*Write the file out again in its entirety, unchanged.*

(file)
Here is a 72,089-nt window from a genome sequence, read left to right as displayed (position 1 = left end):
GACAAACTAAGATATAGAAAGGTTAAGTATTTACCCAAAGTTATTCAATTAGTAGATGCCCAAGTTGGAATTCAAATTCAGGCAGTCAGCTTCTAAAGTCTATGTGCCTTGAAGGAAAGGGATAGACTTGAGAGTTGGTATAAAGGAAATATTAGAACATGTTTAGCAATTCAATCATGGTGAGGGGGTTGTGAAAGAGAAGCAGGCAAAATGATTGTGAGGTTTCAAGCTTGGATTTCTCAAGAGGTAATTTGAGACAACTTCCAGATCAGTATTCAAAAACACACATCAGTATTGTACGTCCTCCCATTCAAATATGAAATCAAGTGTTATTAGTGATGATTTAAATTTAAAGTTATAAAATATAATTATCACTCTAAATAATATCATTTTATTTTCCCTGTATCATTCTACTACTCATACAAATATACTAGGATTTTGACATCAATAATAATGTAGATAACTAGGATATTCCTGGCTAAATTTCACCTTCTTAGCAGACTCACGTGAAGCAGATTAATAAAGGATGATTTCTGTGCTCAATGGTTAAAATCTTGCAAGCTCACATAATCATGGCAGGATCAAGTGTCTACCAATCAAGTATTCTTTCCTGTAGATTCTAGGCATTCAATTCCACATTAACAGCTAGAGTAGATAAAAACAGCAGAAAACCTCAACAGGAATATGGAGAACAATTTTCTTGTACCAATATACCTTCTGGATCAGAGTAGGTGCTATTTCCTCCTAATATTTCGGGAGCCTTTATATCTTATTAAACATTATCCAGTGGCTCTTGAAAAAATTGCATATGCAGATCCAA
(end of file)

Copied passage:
Here is a 72,089-nt window from a genome sequence, read left to right as displayed (position 1 = left end):
GACAAACTAAGATATAGAAAGGTTAAGTATTTACCCAAAGTTATTCAATTAGTAGATGCCCAAGTTGGAATTCAAATTCAGGCAGTCAGCTTCTAAAGTCTATGTGCCTTGAAGGAAAGGGATAGACTTGAGAGTTGGTATAAAGGAAATATTAGAACATGTTTAGCAATTCAATCATGGTGAGGGGGTTGTGAAAGAGAAGCAGGCAAAATGATTGTGAGGTTTCAAGCTTGGATTTCTCAAGAGGTAATTTGAGACAACTTCCAGATCAGTATTCAAAAACACACATCAGTATTGTACGTCCTCCCATTCAAATATGAAATCAAGTGTTATTAGTGATGATTTAAATTTAAAGTTATAAAATATAATTATCACTCTAAATAATATCATTTTATTTTCCCTGTATCATTCTACTACTCATACAAATATACTAGGATTTTGACATCAATAATAATGTAGATAACTAGGATATTCCTGGCTAAATTTCACCTTCTTAGCAGACTCACGTGAAGCAGATTAATAAAGGATGATTTCTGTGCTCAATGGTTAAAATCTTGCAAGCTCACATAATCATGGCAGGATCAAGTGTCTACCAATCAAGTATTCTTTCCTGTAGATTCTAGGCATTCAATTCCACATTAACAGCTAGAGTAGATAAAAACAGCAGAAAACCTCAACAGGAATATGGAGAACAATTTTCTTGTACCAATATACCTTCTGGATCAGAGTAGGTGCTATTTCCTCCTAATATTTCGGGAGCCTTTATATCTTATTAAACATTATCCAGTGGCTCTTGAAAAAATTGCATATGCAGATCCAA